The modern day notion of a unified and horrible "Inquisition" is an assemblage of the "body of legends and myths which, between the sixteenth and the twentieth centuries, established the perceived character of inquisitorial tribunals and influenced all ensuing efforts to recover their historical reality". "The [assembled] myth was originally devised to serve variously the political purposes of a number of early modern political regimes, as well as Protestant Reformers, proponents of religious and civil toleration, philosophical enemies of the civil power of organized religions, and progressive modernists..." It was the relatively limited persecution of Protestants, mostly by the inquisitions in Spain and Italy, that provoked the first image of "The Inquisition" as the most violent and suppressive vehicle of the Church against Protestantism. Later, philosophical critics of religious persecution and the Catholic Church only furthered this image during the Enlightenment.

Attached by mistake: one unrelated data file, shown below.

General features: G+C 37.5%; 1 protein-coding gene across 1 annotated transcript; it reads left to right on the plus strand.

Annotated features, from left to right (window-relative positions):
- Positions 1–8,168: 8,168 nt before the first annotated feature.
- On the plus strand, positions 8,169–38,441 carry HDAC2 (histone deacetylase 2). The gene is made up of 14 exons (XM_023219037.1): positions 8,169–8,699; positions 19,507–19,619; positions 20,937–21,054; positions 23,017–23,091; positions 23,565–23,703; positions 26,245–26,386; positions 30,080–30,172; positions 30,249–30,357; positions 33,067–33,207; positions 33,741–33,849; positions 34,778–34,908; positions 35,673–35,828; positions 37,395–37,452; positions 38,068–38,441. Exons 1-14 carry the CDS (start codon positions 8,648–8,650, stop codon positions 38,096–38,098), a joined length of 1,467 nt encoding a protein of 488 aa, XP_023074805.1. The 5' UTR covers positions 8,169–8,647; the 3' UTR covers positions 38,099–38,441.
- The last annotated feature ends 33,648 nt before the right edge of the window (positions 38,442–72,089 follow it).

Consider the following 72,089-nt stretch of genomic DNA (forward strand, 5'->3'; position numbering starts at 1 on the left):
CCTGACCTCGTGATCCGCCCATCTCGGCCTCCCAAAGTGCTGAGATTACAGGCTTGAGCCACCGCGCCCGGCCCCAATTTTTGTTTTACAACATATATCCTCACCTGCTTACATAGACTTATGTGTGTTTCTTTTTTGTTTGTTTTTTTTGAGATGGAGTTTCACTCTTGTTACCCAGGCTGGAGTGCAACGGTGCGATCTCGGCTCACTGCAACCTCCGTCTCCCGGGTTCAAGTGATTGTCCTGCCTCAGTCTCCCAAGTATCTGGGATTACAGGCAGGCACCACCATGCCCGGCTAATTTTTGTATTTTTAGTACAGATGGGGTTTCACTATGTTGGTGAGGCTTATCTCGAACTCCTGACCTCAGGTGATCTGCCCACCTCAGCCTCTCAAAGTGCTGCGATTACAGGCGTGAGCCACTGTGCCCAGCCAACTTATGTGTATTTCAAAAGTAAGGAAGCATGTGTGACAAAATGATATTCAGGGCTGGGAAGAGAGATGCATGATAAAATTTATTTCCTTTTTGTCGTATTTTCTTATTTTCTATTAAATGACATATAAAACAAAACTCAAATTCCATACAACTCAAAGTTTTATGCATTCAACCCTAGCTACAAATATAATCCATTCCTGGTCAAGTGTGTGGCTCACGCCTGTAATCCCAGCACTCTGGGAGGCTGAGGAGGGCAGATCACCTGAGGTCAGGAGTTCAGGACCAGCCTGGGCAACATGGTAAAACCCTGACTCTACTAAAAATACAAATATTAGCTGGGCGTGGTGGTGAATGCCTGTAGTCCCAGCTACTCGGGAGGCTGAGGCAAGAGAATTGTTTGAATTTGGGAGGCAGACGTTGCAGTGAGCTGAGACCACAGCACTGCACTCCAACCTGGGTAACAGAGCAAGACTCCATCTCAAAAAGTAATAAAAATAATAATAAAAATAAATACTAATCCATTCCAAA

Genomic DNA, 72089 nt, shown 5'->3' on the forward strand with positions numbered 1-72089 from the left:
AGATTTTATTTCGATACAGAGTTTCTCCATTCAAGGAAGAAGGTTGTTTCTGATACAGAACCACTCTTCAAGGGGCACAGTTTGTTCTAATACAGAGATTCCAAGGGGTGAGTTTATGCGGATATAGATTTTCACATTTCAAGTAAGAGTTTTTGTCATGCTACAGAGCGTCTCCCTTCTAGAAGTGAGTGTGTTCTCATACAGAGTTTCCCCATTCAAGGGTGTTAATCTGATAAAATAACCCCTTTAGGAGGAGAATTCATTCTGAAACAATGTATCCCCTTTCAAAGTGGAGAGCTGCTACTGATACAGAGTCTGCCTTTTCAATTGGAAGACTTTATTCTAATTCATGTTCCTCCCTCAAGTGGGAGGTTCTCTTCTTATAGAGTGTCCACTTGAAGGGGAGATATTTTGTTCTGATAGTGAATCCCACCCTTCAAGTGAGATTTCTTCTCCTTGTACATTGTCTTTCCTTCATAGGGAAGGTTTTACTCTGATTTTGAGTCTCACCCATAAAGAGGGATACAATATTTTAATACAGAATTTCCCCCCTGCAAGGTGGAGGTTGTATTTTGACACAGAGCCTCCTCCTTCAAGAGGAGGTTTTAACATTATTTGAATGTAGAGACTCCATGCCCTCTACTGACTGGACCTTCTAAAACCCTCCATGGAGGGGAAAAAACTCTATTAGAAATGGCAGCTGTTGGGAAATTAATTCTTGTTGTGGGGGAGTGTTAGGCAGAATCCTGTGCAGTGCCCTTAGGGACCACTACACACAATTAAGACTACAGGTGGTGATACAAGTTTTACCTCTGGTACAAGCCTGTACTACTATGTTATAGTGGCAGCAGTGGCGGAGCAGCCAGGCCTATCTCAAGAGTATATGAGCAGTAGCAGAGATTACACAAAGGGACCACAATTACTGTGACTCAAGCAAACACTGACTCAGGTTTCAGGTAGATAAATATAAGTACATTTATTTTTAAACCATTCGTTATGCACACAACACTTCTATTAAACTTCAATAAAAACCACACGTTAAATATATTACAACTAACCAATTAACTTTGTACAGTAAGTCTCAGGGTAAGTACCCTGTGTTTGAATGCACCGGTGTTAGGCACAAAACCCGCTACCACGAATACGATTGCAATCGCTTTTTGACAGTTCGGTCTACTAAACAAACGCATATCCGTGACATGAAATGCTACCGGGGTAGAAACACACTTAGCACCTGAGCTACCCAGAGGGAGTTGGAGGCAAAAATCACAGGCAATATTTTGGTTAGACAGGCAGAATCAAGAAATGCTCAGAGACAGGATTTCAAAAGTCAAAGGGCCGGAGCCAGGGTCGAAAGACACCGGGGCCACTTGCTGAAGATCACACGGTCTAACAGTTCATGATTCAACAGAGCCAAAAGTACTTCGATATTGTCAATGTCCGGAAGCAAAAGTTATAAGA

The Historical revision of the Inquisition is a historiographical process that started to emerge in the 1970s, with the opening of formerly closed archives, the development of new historical methodologies, and, in Spain, the death of the ruling dictator Francisco Franco in 1975. New works of historical revisionism changed our knowledge of the history of the Roman and Spanish Inquisitions.
En todo caso, se considerarán afectados por una discapacidad en grado igual o superior al 33% los pensionistas de la Seguridad Social que tengan reconocida una pensión de incapacidad permanente en el grado de total, absoluta o gran invalidez, y a los pensionistas de clases pasivas que tengan reconocida una pensión de jubilación o de retiro por incapacidad permanente para el servicio o inutilidad.